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Workers to learn whose jobs are in jeopardy

Evanston City Manager Wally Bobkiewicz says he plans to meet later this week with city employees whose jobs he will recommend eliminating from next year’s city budget.

Bobkiewicz told reporters at the Civic Center Monday night that he will let the employees know about his plans before he publicly releases an outline of his budget proposal late Friday.

Evanston City Manager Wally Bobkiewicz says he plans to meet later this week with city employees whose jobs he will recommend eliminating from next year’s city budget.

Bobkiewicz told reporters at the Civic Center Monday night that he will let the employees know about his plans before he publicly releases an outline of his budget proposal late Friday.

The budget must close a projected $8 million gap in the city’s $90 million general fund budget.

The layoff plans, if they are adopted by the City Council, would likely take effect no sooner than the start of the new fiscal year, March 1.

At Monday’s council meeting several council members suggested that the city may need to take drastic action to respond to the burdens created by the shortfall in public safety pension funding, which Assistant City Manager Marty Lyons said has now grown to $158 million, up from about $145 million a year ago.

The need for growing pension payments is a major factor in the city’s overall budget shortfall.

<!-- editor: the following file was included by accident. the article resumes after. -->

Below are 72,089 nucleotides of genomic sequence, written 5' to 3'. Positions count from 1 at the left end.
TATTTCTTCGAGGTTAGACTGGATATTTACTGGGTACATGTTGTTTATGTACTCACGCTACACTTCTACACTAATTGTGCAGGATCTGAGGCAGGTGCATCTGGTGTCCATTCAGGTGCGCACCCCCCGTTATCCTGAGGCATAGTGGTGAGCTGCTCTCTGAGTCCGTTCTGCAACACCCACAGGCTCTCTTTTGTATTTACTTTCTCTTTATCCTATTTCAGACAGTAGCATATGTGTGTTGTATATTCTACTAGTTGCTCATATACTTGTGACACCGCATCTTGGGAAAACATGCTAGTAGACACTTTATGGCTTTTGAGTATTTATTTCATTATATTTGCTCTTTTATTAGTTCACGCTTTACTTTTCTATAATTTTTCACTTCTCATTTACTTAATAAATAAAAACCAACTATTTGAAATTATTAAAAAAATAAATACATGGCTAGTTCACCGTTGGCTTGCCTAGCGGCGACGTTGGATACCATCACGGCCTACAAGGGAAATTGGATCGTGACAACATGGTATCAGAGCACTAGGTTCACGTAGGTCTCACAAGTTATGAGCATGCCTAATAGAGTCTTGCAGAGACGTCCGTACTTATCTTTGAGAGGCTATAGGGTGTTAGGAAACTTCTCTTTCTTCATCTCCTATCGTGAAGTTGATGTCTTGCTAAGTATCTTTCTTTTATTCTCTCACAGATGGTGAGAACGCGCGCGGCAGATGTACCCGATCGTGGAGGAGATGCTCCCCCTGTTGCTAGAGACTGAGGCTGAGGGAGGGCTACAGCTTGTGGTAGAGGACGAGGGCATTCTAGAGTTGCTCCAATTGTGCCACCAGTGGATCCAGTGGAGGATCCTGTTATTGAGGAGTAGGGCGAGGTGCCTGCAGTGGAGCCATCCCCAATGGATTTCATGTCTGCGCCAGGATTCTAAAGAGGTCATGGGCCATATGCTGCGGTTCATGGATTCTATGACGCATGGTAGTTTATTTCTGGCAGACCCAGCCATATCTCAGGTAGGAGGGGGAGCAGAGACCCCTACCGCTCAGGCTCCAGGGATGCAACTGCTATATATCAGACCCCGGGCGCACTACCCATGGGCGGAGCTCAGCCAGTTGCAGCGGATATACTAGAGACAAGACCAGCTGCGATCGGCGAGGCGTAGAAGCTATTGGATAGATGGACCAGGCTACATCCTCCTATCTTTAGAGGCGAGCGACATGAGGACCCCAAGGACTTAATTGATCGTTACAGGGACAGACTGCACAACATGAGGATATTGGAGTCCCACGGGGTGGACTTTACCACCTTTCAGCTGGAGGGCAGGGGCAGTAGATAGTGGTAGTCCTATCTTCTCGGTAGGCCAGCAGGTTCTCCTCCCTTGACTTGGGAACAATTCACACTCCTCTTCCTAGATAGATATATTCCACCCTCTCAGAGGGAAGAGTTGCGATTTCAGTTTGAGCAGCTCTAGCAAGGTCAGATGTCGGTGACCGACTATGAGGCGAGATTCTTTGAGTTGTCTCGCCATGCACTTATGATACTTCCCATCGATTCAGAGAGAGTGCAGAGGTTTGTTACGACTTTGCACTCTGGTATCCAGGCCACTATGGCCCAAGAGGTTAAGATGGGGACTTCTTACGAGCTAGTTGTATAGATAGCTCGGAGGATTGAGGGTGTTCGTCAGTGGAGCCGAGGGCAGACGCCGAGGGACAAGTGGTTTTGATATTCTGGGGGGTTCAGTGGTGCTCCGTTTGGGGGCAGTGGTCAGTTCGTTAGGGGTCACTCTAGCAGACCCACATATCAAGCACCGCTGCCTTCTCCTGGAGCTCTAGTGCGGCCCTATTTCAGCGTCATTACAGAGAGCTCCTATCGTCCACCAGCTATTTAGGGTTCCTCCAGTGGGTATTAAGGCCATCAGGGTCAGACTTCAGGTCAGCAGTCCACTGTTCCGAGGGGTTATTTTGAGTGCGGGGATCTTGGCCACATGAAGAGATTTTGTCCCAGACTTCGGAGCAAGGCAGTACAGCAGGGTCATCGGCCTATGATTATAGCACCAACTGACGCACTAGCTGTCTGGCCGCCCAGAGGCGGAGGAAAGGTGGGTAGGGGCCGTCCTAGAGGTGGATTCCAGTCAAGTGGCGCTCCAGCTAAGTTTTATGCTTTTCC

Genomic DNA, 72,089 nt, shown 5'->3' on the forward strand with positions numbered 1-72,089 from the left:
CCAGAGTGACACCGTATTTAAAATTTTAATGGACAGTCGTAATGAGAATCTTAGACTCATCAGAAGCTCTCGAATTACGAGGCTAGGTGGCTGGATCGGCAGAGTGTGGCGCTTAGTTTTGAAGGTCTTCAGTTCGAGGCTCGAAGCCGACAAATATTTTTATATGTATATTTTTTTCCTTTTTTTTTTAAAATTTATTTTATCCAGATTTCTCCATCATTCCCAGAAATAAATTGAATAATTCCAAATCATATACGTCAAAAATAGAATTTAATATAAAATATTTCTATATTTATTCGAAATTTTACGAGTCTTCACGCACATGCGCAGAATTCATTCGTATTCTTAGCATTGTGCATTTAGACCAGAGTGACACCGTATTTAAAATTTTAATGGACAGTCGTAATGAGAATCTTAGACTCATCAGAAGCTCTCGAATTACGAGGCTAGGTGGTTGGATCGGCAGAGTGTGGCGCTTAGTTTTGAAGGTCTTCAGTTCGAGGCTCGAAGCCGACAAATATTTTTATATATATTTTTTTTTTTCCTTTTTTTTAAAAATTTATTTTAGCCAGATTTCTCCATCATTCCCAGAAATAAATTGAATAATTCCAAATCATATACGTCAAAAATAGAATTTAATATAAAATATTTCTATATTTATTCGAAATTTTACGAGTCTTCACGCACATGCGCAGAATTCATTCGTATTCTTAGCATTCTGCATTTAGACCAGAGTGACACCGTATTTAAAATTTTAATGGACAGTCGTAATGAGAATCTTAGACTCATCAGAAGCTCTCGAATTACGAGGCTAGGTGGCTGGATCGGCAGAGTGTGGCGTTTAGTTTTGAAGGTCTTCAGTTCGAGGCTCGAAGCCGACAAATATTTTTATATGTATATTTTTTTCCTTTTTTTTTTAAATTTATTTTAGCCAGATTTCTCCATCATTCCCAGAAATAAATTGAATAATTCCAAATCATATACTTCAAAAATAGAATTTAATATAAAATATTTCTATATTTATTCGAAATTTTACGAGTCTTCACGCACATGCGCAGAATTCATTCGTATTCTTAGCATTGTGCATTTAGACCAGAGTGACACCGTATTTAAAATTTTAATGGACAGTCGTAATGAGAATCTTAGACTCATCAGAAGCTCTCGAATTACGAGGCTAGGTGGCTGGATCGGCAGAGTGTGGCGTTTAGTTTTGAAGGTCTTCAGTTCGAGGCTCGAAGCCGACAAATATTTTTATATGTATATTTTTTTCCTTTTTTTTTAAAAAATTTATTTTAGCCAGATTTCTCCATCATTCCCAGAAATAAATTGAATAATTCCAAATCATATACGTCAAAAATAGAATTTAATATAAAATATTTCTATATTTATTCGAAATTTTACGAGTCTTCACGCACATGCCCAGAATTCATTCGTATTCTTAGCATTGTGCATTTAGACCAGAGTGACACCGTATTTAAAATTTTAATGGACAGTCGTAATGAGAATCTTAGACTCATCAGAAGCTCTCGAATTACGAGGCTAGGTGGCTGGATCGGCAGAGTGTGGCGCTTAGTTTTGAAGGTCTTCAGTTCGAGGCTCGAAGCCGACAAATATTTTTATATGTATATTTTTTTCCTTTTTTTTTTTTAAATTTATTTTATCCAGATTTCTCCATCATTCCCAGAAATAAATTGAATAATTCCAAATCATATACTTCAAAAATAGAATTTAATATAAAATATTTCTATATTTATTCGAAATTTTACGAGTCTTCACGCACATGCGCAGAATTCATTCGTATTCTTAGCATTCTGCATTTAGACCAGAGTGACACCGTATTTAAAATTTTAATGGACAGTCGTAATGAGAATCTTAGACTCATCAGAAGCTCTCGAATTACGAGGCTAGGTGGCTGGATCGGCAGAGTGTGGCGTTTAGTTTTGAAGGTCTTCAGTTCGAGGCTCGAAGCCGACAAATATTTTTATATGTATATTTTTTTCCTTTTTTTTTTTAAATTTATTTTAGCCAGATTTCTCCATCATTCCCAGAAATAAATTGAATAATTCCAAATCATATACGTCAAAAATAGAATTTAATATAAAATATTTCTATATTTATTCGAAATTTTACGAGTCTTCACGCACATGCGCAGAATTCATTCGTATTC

Alderman Lionel Jean-Baptiste, 2nd Ward, said it appears that the growing pension debt is on a collision course with the city’s ability to pay.

"We need to try to find a way to find some relief from the state," Jean-Baptiste said, "or eventually there may have to be some civilians providing some of the services we now have sworn officers providing."

"I’m not advocate that," he said, "but it’s an objective fact."

Lyons said the city’s actuary has provided a 30-year projection of pension costs, and it shows an increasing portion of the budget being devoted to the public safety pensions.

Alderman Don Wilson, 4th Ward, said there’s a need to look at alternatives to the current pension system, including getting away from defined benefit plans.

"I’m not looking to take away anything that somebody’s already entitled to, but we need to take a fresh look," Wilson added.

Mayor Elizabeth Tisdahl said she attended a meeting of mayors with Gov. Pat Quinn Monday at which the mayors concluded that current pension plans are unsustainable.

"We need to either radically reform pensions, or radically reform how police and fire services are provided," the mayor said.

She suggested the possibility of providing a different pension program for new hires or providing fire service on a regional basis, rather than organizing it primarily based on town boundaries.

Alderman Ann Rainey, 8th Ward, said she’d like to hear from the city’s fire and police pension boards what they would propose, given the financial situation faced by communities like Evanston.

"Many of them live in our community," Rainey said. "They own homes, they know we can’t add an additional $10 million to our taxes to begin to resolve the problem."

But she said that when she’s had conversations with public safety employees, "changing the pension rules has not been well received by them."

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